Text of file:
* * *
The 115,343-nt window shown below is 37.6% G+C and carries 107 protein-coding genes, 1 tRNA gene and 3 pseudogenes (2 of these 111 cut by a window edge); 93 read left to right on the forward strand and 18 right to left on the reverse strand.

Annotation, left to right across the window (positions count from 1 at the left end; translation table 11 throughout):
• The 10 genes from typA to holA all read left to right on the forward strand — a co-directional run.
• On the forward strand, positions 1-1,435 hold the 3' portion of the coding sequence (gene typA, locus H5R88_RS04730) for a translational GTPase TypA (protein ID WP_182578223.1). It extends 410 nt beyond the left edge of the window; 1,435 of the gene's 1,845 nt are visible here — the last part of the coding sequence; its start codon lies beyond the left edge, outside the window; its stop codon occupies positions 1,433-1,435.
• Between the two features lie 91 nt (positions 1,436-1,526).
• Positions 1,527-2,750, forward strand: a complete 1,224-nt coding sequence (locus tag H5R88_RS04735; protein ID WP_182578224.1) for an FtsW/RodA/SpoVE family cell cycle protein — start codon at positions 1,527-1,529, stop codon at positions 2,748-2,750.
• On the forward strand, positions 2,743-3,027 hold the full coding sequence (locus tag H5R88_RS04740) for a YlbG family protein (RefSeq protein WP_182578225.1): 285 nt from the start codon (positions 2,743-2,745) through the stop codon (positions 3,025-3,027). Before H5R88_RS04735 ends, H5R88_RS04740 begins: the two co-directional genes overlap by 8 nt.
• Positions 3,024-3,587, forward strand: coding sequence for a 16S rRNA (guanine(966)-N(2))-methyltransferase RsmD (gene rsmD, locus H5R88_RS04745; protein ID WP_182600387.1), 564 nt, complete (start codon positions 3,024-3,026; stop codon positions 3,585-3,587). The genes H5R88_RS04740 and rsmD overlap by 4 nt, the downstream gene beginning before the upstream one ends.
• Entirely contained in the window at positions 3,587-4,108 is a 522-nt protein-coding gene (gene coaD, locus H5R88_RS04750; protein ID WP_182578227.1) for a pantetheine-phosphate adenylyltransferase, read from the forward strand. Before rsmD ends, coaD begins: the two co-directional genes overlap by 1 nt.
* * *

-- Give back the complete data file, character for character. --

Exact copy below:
The 115,343-nt window shown below is 37.6% G+C and carries 107 protein-coding genes, 1 tRNA gene and 3 pseudogenes (2 of these 111 cut by a window edge); 93 read left to right on the forward strand and 18 right to left on the reverse strand.

Annotation, left to right across the window (positions count from 1 at the left end; translation table 11 throughout):
• The 10 genes from typA to holA all read left to right on the forward strand — a co-directional run.
• On the forward strand, positions 1-1,435 hold the 3' portion of the coding sequence (gene typA, locus H5R88_RS04730) for a translational GTPase TypA (protein ID WP_182578223.1). It extends 410 nt beyond the left edge of the window; 1,435 of the gene's 1,845 nt are visible here — the last part of the coding sequence; its start codon lies beyond the left edge, outside the window; its stop codon occupies positions 1,433-1,435.
• Between the two features lie 91 nt (positions 1,436-1,526).
• Positions 1,527-2,750, forward strand: a complete 1,224-nt coding sequence (locus tag H5R88_RS04735; protein ID WP_182578224.1) for an FtsW/RodA/SpoVE family cell cycle protein — start codon at positions 1,527-1,529, stop codon at positions 2,748-2,750.
• On the forward strand, positions 2,743-3,027 hold the full coding sequence (locus tag H5R88_RS04740) for a YlbG family protein (RefSeq protein WP_182578225.1): 285 nt from the start codon (positions 2,743-2,745) through the stop codon (positions 3,025-3,027). Before H5R88_RS04735 ends, H5R88_RS04740 begins: the two co-directional genes overlap by 8 nt.
• Positions 3,024-3,587, forward strand: coding sequence for a 16S rRNA (guanine(966)-N(2))-methyltransferase RsmD (gene rsmD, locus H5R88_RS04745; protein ID WP_182600387.1), 564 nt, complete (start codon positions 3,024-3,026; stop codon positions 3,585-3,587). The genes H5R88_RS04740 and rsmD overlap by 4 nt, the downstream gene beginning before the upstream one ends.
• Entirely contained in the window at positions 3,587-4,108 is a 522-nt protein-coding gene (gene coaD, locus H5R88_RS04750; protein ID WP_182578227.1) for a pantetheine-phosphate adenylyltransferase, read from the forward strand. Before rsmD ends, coaD begins: the two co-directional genes overlap by 1 nt.